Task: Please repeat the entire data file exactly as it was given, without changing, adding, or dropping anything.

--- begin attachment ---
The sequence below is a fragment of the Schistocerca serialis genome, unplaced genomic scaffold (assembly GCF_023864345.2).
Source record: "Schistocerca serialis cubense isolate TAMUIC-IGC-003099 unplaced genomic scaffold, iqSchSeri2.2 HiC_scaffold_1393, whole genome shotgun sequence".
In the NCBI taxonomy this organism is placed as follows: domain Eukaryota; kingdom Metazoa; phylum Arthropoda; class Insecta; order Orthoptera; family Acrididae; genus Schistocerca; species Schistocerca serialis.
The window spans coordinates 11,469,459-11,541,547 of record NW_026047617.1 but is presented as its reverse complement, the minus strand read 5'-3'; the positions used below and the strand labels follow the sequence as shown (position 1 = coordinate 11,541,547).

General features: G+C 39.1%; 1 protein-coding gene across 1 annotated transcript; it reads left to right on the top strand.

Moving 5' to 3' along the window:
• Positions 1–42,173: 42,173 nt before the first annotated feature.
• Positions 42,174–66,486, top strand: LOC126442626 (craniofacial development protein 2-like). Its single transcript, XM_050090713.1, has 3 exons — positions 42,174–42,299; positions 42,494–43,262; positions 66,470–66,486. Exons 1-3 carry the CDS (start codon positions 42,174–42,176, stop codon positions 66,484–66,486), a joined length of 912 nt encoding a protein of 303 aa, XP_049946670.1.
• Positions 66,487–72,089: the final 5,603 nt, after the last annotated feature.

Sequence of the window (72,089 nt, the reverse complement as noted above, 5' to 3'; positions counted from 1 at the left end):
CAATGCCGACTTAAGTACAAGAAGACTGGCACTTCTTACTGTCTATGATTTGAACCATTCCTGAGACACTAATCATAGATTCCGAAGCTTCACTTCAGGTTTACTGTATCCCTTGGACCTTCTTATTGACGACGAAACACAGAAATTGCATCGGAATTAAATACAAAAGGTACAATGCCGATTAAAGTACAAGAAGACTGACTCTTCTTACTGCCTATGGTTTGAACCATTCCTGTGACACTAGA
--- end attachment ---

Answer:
The sequence below is a fragment of the Schistocerca serialis genome, unplaced genomic scaffold (assembly GCF_023864345.2).
Source record: "Schistocerca serialis cubense isolate TAMUIC-IGC-003099 unplaced genomic scaffold, iqSchSeri2.2 HiC_scaffold_1393, whole genome shotgun sequence".
In the NCBI taxonomy this organism is placed as follows: domain Eukaryota; kingdom Metazoa; phylum Arthropoda; class Insecta; order Orthoptera; family Acrididae; genus Schistocerca; species Schistocerca serialis.
The window spans coordinates 11,469,459-11,541,547 of record NW_026047617.1 but is presented as its reverse complement, the minus strand read 5'-3'; the positions used below and the strand labels follow the sequence as shown (position 1 = coordinate 11,541,547).

General features: G+C 39.1%; 1 protein-coding gene across 1 annotated transcript; it reads left to right on the top strand.

Moving 5' to 3' along the window:
• Positions 1–42,173: 42,173 nt before the first annotated feature.
• Positions 42,174–66,486, top strand: LOC126442626 (craniofacial development protein 2-like). Its single transcript, XM_050090713.1, has 3 exons — positions 42,174–42,299; positions 42,494–43,262; positions 66,470–66,486. Exons 1-3 carry the CDS (start codon positions 42,174–42,176, stop codon positions 66,484–66,486), a joined length of 912 nt encoding a protein of 303 aa, XP_049946670.1.
• Positions 66,487–72,089: the final 5,603 nt, after the last annotated feature.

Sequence of the window (72,089 nt, the reverse complement as noted above, 5' to 3'; positions counted from 1 at the left end):
CAATGCCGACTTAAGTACAAGAAGACTGGCACTTCTTACTGTCTATGATTTGAACCATTCCTGAGACACTAATCATAGATTCCGAAGCTTCACTTCAGGTTTACTGTATCCCTTGGACCTTCTTATTGACGACGAAACACAGAAATTGCATCGGAATTAAATACAAAAGGTACAATGCCGATTAAAGTACAAGAAGACTGACTCTTCTTACTGCCTATGGTTTGAACCATTCCTGTGACACTAGA